Market forces push SGS prices and yields up or down. Accordingly, it could be inferred that investment capital is not guaranteed (but still relatively safe as it is the Singapore Government we are talking about here), unless one holds all the way to maturity. For investors who require a capital guaranteed instrument, they could consider sticking with SSBs.

As for myself, I'm still contemplating whether are T-Bills a suitable financial instrument for me to use. If I do use them, I have to be certain that I will be holding them for the full duration, since a rising interest rate environment will see money flow towards newer T-Bill issuances. For now, I'll wait and see how the July 2018 issuance turns out!

Tuesday, May 29, 2018

Analysis of Intercontinental Exchange

Thanks to Frown88's recommendation in one of his recent posts, I got to know of the Crossing Wall Street blog and an interesting counter which I thought would merit further investigation.

The interesting counter is Intercontinental Exchange (ICE), the company behind the New York Stock Exchange and several other exchanges.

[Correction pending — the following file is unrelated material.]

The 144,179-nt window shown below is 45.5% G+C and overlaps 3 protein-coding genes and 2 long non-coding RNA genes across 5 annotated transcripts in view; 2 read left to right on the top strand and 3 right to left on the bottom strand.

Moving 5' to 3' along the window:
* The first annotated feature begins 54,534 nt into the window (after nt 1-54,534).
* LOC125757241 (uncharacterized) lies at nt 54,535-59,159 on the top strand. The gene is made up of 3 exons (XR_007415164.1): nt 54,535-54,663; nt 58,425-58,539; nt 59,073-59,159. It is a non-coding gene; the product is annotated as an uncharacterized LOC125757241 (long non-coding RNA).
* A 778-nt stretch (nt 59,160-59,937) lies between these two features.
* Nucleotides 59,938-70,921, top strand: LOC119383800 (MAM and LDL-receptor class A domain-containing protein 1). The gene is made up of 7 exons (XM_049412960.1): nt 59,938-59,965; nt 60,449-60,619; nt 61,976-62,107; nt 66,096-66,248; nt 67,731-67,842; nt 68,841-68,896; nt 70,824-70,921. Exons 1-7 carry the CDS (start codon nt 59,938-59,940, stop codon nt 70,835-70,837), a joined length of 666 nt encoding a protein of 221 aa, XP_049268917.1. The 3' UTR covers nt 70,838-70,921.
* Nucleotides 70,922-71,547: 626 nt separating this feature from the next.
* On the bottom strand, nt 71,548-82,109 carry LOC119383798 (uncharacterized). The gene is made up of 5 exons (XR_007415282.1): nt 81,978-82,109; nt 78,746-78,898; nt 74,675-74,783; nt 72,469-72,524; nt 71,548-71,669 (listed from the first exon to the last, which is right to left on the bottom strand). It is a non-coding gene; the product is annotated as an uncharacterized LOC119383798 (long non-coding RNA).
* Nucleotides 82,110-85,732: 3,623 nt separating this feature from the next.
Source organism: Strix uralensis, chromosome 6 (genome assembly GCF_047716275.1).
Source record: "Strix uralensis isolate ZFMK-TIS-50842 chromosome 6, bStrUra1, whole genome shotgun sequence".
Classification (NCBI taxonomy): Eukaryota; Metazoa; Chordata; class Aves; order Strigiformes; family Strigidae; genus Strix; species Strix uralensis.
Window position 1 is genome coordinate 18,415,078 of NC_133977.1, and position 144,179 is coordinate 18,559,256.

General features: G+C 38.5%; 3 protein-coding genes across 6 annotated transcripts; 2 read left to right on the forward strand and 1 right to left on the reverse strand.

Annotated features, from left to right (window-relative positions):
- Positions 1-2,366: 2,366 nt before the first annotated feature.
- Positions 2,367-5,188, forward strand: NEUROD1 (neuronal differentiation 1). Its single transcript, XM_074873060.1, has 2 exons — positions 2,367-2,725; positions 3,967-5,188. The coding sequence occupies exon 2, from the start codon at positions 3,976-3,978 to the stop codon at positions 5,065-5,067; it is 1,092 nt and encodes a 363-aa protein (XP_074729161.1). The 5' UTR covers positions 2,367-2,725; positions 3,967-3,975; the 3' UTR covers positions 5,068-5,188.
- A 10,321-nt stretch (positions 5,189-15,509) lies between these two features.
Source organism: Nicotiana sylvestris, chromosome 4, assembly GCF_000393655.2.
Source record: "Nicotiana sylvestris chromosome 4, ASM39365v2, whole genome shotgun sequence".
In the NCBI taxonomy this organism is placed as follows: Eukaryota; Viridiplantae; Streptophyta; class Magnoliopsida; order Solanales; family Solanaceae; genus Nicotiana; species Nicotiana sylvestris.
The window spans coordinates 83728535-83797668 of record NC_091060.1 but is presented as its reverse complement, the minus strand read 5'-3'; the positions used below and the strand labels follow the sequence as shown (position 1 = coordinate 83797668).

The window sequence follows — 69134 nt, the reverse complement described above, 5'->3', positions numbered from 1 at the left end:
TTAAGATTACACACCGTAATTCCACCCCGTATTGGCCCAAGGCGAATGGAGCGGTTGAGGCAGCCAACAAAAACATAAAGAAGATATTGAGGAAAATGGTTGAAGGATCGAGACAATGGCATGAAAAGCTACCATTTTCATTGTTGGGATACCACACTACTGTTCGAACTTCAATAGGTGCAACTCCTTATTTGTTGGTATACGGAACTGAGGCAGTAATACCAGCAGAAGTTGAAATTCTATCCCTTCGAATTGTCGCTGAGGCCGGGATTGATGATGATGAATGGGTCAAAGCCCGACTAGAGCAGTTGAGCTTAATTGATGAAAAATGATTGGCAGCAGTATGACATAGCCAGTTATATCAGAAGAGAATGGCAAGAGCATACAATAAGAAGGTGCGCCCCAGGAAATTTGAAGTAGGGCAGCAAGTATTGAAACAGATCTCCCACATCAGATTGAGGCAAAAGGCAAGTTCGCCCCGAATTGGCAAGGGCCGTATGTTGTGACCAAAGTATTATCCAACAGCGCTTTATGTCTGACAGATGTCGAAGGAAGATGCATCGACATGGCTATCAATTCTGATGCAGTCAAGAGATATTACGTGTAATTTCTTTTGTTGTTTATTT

Intercontinental Exchange Logo

The Business
According to their 2017 Annual Report, Intercontinental Exchange is one of the leading global operator of regulated exchanges, clearing houses and listing venues, and a provider of data services for commodity, fixed income and equity markets. The company consists of two different business segments: (a) Trading and Clearing segment, and (b) Data and Listing services.

Their Trading and Clearing segment includes various Derivative Exchanges (one of which is ICE Futures Singapore), OTC markets, Clearing Services (one of which is ICE Clear Singapore), and Security Exchanges (New York Stock Exchange, NYSE Arca). Their Data and Listings Segment include data services which provide pricing and analytics, exchange data, and desktops and connectivity.

First, some interesting backstory which I've come across while reading up on the company. Jeffrey Sprecher, the founder and CEO, started ICE in 2000 as an online marketplace for energy trading. Back then, one of their competitors was Enron. After the downfall of Enron, their business soared. The company struggled to handle the flood of new businesses but they eventually succeeded. In 2013, they bought over the New York Stock Exchange. Interested readers can read up about it here and here.